🚨Here’s a quick list of what you DON’T want to do!🚨
❌Allow the knees to cave inward
❌Lift the toes up and roll onto your lateral foot
❌Extend at the neck, leading to excessive spinal extension & loss of contact with the dowel
❌Rounding at the back, increasing strain on the vertebral bodies/discs & losing contact w/ the dowel at the sacrum.
What should we focus on?
✅ Screw the feet into the ground, creating external rotation torque that will help the knees travel out over the ankles for optimal force production 💪🏽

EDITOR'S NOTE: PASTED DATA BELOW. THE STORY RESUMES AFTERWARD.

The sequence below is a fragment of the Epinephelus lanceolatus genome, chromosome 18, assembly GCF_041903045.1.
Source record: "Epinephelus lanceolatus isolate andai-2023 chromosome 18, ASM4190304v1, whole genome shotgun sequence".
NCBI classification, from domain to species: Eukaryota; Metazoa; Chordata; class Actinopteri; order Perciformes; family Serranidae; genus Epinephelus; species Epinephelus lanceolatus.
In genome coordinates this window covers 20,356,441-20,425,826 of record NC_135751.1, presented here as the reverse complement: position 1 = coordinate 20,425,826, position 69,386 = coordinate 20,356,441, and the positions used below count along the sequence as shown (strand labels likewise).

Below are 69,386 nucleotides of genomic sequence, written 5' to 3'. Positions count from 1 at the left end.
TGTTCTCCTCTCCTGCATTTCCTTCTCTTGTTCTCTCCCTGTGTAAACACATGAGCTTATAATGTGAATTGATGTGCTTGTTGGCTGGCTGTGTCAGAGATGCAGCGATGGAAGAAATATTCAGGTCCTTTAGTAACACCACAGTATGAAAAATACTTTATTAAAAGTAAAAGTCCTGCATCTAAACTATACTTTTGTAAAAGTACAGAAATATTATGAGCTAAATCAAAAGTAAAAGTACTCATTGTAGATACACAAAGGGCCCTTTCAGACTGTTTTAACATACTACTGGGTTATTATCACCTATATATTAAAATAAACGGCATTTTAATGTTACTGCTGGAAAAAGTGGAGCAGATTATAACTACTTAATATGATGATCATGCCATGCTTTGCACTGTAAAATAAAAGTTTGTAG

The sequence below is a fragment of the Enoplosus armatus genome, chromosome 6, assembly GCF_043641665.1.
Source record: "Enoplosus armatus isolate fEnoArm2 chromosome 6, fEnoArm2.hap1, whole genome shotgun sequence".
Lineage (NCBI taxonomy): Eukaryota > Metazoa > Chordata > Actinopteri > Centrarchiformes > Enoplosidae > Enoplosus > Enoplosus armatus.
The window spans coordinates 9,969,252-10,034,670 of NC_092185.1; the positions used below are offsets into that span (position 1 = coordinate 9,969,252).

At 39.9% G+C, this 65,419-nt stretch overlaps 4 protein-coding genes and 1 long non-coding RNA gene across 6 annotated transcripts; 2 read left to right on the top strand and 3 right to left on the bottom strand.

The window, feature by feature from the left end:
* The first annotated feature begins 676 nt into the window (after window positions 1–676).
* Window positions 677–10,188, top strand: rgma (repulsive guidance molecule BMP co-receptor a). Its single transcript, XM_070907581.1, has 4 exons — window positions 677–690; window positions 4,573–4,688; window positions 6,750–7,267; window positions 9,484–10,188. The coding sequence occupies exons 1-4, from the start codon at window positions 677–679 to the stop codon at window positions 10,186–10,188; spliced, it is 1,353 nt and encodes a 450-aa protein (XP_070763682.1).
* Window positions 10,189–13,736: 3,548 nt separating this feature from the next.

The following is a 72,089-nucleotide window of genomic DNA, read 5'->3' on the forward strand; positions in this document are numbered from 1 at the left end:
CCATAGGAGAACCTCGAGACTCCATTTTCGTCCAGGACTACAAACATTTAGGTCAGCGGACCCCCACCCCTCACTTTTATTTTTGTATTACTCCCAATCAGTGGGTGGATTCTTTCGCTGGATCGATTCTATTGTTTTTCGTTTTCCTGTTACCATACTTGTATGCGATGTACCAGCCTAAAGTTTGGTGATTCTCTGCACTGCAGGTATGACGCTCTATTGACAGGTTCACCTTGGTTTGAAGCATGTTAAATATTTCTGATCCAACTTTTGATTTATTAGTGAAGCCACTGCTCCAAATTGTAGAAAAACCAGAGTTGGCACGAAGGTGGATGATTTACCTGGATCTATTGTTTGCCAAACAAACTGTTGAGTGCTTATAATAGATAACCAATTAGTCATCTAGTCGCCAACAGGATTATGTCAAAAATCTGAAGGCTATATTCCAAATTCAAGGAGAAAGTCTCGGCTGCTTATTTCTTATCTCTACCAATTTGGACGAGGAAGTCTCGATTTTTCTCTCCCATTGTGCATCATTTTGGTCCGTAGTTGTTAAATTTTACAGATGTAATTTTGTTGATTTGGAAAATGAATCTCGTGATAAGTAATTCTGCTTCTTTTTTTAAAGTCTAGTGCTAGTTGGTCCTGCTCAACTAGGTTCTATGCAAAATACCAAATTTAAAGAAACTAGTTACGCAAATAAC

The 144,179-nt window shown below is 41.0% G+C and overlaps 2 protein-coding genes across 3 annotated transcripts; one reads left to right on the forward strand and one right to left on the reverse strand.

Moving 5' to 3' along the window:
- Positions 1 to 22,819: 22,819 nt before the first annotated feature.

✅ Hips drive straight back, showing a smooth posterior weight shift 👍🏽
✅ Minimal forward knee travel, maximizing the tension on the posterior chain! 📈
✅ Maintain three points of contact with the dowel at all times ➡️This ensures neutral spinal loading throughout the motion!
1️⃣ Back of the head
2️⃣ Between the shoulder blades
3️⃣ On the sacrum, between your butt cheeks!